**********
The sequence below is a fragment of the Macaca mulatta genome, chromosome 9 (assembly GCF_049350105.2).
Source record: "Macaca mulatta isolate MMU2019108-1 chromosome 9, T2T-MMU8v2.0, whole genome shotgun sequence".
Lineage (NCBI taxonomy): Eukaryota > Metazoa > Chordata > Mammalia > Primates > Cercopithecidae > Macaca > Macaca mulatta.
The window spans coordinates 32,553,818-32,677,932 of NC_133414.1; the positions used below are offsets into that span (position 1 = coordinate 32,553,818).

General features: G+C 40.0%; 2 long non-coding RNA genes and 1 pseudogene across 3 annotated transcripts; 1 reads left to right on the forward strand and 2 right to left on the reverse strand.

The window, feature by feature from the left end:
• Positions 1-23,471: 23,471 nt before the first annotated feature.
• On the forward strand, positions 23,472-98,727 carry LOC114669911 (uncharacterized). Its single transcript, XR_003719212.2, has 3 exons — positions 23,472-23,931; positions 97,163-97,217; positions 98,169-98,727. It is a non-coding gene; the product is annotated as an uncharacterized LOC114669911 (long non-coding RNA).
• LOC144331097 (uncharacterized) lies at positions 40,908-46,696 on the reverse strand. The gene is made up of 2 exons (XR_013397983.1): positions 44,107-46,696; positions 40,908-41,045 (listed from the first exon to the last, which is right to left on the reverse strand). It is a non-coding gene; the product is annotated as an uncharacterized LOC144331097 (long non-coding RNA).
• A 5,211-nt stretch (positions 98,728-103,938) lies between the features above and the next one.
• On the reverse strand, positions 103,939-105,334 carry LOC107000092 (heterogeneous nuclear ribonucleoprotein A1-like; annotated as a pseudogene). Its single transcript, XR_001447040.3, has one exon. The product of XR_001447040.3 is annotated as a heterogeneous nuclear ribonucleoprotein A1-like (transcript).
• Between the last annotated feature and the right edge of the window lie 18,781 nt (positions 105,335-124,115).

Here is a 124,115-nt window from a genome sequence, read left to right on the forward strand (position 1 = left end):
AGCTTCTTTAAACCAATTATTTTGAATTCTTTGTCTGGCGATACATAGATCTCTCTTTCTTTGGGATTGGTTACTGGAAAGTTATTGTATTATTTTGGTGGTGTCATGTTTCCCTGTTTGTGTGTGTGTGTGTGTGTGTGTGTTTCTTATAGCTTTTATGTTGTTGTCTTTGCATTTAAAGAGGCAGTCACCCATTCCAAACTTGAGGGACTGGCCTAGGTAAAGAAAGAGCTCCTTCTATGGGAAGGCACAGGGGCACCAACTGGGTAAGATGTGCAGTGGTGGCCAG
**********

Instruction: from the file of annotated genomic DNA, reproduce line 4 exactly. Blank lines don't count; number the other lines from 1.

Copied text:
The window spans coordinates 32,553,818-32,677,932 of NC_133414.1; the positions used below are offsets into that span (position 1 = coordinate 32,553,818).